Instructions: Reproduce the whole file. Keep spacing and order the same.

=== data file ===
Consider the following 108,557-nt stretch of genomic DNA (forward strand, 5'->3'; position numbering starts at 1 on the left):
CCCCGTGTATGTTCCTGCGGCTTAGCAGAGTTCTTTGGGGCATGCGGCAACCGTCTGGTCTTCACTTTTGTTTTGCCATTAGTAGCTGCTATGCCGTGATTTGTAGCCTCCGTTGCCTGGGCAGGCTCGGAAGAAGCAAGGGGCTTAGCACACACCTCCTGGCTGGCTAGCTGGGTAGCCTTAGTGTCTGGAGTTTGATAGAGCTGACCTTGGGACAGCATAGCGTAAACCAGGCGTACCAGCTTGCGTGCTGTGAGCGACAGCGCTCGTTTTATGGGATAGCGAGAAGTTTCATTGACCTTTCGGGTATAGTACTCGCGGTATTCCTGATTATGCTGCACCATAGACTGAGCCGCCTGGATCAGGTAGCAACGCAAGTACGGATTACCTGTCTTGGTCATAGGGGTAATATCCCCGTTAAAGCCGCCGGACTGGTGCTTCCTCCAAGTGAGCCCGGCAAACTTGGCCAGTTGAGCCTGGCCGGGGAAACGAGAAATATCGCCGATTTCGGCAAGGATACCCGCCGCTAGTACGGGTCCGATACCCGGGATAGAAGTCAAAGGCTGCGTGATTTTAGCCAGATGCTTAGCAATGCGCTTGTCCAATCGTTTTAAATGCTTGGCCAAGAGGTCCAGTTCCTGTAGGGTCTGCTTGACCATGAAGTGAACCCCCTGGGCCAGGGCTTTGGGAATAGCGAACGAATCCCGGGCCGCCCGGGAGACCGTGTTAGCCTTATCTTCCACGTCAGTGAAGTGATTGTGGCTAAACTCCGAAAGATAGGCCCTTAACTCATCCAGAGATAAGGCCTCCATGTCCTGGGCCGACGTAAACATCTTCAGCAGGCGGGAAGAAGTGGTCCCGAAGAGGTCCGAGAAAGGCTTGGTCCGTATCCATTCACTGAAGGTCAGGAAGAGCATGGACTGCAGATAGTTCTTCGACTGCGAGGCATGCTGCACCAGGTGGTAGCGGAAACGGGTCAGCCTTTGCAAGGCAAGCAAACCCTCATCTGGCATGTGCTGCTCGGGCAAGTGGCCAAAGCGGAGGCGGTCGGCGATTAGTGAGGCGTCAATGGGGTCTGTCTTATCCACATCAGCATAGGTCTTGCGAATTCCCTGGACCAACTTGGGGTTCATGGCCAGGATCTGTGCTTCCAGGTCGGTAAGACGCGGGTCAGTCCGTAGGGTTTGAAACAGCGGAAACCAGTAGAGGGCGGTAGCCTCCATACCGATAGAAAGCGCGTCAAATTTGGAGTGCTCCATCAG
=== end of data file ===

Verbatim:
Consider the following 108,557-nt stretch of genomic DNA (forward strand, 5'->3'; position numbering starts at 1 on the left):
CCCCGTGTATGTTCCTGCGGCTTAGCAGAGTTCTTTGGGGCATGCGGCAACCGTCTGGTCTTCACTTTTGTTTTGCCATTAGTAGCTGCTATGCCGTGATTTGTAGCCTCCGTTGCCTGGGCAGGCTCGGAAGAAGCAAGGGGCTTAGCACACACCTCCTGGCTGGCTAGCTGGGTAGCCTTAGTGTCTGGAGTTTGATAGAGCTGACCTTGGGACAGCATAGCGTAAACCAGGCGTACCAGCTTGCGTGCTGTGAGCGACAGCGCTCGTTTTATGGGATAGCGAGAAGTTTCATTGACCTTTCGGGTATAGTACTCGCGGTATTCCTGATTATGCTGCACCATAGACTGAGCCGCCTGGATCAGGTAGCAACGCAAGTACGGATTACCTGTCTTGGTCATAGGGGTAATATCCCCGTTAAAGCCGCCGGACTGGTGCTTCCTCCAAGTGAGCCCGGCAAACTTGGCCAGTTGAGCCTGGCCGGGGAAACGAGAAATATCGCCGATTTCGGCAAGGATACCCGCCGCTAGTACGGGTCCGATACCCGGGATAGAAGTCAAAGGCTGCGTGATTTTAGCCAGATGCTTAGCAATGCGCTTGTCCAATCGTTTTAAATGCTTGGCCAAGAGGTCCAGTTCCTGTAGGGTCTGCTTGACCATGAAGTGAACCCCCTGGGCCAGGGCTTTGGGAATAGCGAACGAATCCCGGGCCGCCCGGGAGACCGTGTTAGCCTTATCTTCCACGTCAGTGAAGTGATTGTGGCTAAACTCCGAAAGATAGGCCCTTAACTCATCCAGAGATAAGGCCTCCATGTCCTGGGCCGACGTAAACATCTTCAGCAGGCGGGAAGAAGTGGTCCCGAAGAGGTCCGAGAAAGGCTTGGTCCGTATCCATTCACTGAAGGTCAGGAAGAGCATGGACTGCAGATAGTTCTTCGACTGCGAGGCATGCTGCACCAGGTGGTAGCGGAAACGGGTCAGCCTTTGCAAGGCAAGCAAACCCTCATCTGGCATGTGCTGCTCGGGCAAGTGGCCAAAGCGGAGGCGGTCGGCGATTAGTGAGGCGTCAATGGGGTCTGTCTTATCCACATCAGCATAGGTCTTGCGAATTCCCTGGACCAACTTGGGGTTCATGGCCAGGATCTGTGCTTCCAGGTCGGTAAGACGCGGGTCAGTCCGTAGGGTTTGAAACAGCGGAAACCAGTAGAGGGCGGTAGCCTCCATACCGATAGAAAGCGCGTCAAATTTGGAGTGCTCCATCAG